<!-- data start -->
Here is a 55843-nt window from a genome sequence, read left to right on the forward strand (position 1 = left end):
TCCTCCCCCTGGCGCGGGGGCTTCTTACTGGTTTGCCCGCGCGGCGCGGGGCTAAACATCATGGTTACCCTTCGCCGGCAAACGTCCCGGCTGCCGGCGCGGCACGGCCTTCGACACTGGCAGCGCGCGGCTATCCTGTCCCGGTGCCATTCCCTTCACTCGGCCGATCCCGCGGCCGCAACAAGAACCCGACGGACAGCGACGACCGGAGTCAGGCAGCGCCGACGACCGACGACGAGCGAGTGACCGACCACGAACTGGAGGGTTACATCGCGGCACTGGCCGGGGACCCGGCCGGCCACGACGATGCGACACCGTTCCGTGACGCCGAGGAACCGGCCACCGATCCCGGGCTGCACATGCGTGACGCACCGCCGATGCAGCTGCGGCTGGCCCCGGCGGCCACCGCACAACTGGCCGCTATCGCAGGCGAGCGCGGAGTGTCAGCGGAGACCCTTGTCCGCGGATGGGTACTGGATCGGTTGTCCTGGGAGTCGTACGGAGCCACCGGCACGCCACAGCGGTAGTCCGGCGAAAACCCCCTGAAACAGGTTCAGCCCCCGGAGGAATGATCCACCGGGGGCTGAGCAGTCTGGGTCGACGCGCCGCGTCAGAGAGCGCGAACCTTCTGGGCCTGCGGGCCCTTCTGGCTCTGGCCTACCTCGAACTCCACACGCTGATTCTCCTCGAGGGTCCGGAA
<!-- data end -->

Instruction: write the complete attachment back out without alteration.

Here is a 55843-nt window from a genome sequence, read left to right on the forward strand (position 1 = left end):
TCCTCCCCCTGGCGCGGGGGCTTCTTACTGGTTTGCCCGCGCGGCGCGGGGCTAAACATCATGGTTACCCTTCGCCGGCAAACGTCCCGGCTGCCGGCGCGGCACGGCCTTCGACACTGGCAGCGCGCGGCTATCCTGTCCCGGTGCCATTCCCTTCACTCGGCCGATCCCGCGGCCGCAACAAGAACCCGACGGACAGCGACGACCGGAGTCAGGCAGCGCCGACGACCGACGACGAGCGAGTGACCGACCACGAACTGGAGGGTTACATCGCGGCACTGGCCGGGGACCCGGCCGGCCACGACGATGCGACACCGTTCCGTGACGCCGAGGAACCGGCCACCGATCCCGGGCTGCACATGCGTGACGCACCGCCGATGCAGCTGCGGCTGGCCCCGGCGGCCACCGCACAACTGGCCGCTATCGCAGGCGAGCGCGGAGTGTCAGCGGAGACCCTTGTCCGCGGATGGGTACTGGATCGGTTGTCCTGGGAGTCGTACGGAGCCACCGGCACGCCACAGCGGTAGTCCGGCGAAAACCCCCTGAAACAGGTTCAGCCCCCGGAGGAATGATCCACCGGGGGCTGAGCAGTCTGGGTCGACGCGCCGCGTCAGAGAGCGCGAACCTTCTGGGCCTGCGGGCCCTTCTGGCTCTGGCCTACCTCGAACTCCACACGCTGATTCTCCTCGAGGGTCCGGAA